Pair of Japonisme Christofle Vases Pair of Japonisme Christofle Vases Pair of Japonisme Christofle Vases Pair of Japonisme Christofle Vases Pair of Japonisme Christofle Vases Pair of Japonisme Christofle Vases Pair of Japonisme Christofle Vases
A Pair of 'Japoniste' Parcel-Gilt and Multi-Patinated Bronze Vases

Designed by Emile-Auguste Reiber for Christofle & Cie., circa 1880

Each inscribed Christofle & Cie and 561, one impressed 812703, and the other 812704

Each vase: 8 ¾ in (22 cm) high

The Great Centennial Exhibition, Philadelphia, 1876 International Fair, Paris, 1878

Christofle & Cie. Catalogue des objets exposés Exposition universelle 1878
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The firm of Christofle & Compagnie enjoyed a celebrated reputation from 1828 when Charles Christofle (d.1863) took over his brother-in-law’s bijouterie-joaillerie. Christofle was appointed silversmith to King Louis Philippe in 1844, and the company exhibited at the Great Exhibition in London in 1851. Then in 1855 Christofle secured the patronage of Napoleon III for the refurbishment of the apartments of the Louvre. Other illustrious associations followed and the firm went on to supply such exemplars of luxury as the Ritz Hotel, the Orient Express and the ocean liner Normandie.

In the West, contact with quality Asian works of art had a direct impact on attitudes to the design and decoration. Designers and makers studied the forms and techniques and began to produce goods using the stylised vocabulary and balanced asymmetry of the Far East. The Western hunger for this taste is evident in a range of products, such as the present vases, where romantic motifs and naturalism combine with a mélange of styles to create an impression, rather than an accurate reproduction.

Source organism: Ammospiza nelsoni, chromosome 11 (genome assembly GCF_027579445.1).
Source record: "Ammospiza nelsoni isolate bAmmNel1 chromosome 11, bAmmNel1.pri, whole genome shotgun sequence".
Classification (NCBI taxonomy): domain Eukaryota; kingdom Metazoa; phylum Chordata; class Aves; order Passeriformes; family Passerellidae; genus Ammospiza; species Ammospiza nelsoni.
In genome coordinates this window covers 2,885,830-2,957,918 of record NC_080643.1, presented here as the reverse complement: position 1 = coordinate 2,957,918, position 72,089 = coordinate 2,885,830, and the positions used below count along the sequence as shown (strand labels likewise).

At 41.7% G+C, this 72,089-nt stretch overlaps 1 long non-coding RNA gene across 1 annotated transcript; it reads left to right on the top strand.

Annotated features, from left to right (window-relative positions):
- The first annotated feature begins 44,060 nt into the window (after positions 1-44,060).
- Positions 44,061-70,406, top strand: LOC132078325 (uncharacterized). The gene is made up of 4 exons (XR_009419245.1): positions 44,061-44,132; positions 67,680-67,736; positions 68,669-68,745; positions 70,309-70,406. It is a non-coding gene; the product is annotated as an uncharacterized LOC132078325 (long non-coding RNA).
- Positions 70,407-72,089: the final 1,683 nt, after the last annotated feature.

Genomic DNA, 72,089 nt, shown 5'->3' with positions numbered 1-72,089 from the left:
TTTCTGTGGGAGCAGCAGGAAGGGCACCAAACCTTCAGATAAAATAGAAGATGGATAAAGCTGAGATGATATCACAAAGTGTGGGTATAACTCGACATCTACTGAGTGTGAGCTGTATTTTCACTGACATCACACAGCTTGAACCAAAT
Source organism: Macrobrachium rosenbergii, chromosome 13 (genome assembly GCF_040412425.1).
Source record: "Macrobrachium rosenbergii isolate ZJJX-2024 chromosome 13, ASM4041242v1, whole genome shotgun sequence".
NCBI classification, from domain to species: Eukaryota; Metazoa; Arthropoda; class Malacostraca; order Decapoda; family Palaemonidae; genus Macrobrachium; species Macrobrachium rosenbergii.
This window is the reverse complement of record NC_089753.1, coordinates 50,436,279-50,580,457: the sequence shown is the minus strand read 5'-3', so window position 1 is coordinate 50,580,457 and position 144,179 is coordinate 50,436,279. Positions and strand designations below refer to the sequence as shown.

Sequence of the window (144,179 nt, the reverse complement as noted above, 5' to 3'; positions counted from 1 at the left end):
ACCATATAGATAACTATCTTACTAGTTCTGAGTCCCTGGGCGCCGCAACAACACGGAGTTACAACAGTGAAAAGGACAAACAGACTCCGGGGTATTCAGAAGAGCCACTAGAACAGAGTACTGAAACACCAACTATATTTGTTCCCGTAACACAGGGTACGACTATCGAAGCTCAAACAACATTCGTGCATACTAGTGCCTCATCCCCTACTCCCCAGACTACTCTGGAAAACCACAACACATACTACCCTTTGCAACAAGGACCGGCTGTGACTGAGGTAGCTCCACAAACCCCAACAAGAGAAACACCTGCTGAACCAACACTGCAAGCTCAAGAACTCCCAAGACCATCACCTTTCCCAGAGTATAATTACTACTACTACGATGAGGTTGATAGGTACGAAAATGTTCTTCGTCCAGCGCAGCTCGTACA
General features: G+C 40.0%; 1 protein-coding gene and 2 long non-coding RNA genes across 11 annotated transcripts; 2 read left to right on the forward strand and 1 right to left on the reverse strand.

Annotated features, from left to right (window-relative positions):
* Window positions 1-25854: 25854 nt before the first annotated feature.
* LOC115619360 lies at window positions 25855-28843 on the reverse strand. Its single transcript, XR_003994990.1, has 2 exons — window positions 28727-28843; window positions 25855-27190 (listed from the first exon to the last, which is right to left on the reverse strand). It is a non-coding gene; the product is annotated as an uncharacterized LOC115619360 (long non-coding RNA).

On the present vases, galvanoplastie, an innovative production technique developed by Christofle, is used with great success to create an intense decorative effect. The technique uses variegated patinas encrusted with layers of gold and silver that are painstakingly electroplated on the chased bronze surfaces. Discovered as early as 1836 by a Russian scientist called Jacobi, galvanoplastie was perfected for artistic use by the Christofle workshops, in particular by Charles Christofle’s nephew, Henri Bouilhet. At the 1855 Paris Exposition Universelle, galvanoplastie was celebrated for its well-conceived application of industry to design. The present vases were technically difficult to make and were expensive even then, which resulted in their rarity.  

Although the present vases epitomise the marriage between Japanese style and innovative 19th-century production techniques, their chic appeal transcends that era of opulence. They were designed by Emile-Auguste Reiber (d.1893) who, as chief designer at Christofle, was particularly inspired by the arts of Japan. Reiber emulated Japanese production techniques while adapting designs to produce stunning works that satisfied the burgeoning vogue for the exotic. His much lauded creations were used by leading artisans of the time including Theodore Deck and the ébéniste Jean-Michel Grohé. At the 1873 exhibition in Vienna, which was billed as a ‘meeting of East and West’, Christofle exhibited a Chinese style enamelled vase designed by Reiber that received high accolades. In 1877, he published Le premier volume des Albums-Reiber, a volume of 40 design prints concentrating on Japanese objects by Cernuschi, Bing and Maron in Yokohama. Today his designs for enamelled works, clocks, and candelabras are preserved at the Musée Bouilhet-Christofle, and Musée d’Orsay, the Metropolitan Museum of Art, and the Victoria and Albert Museum.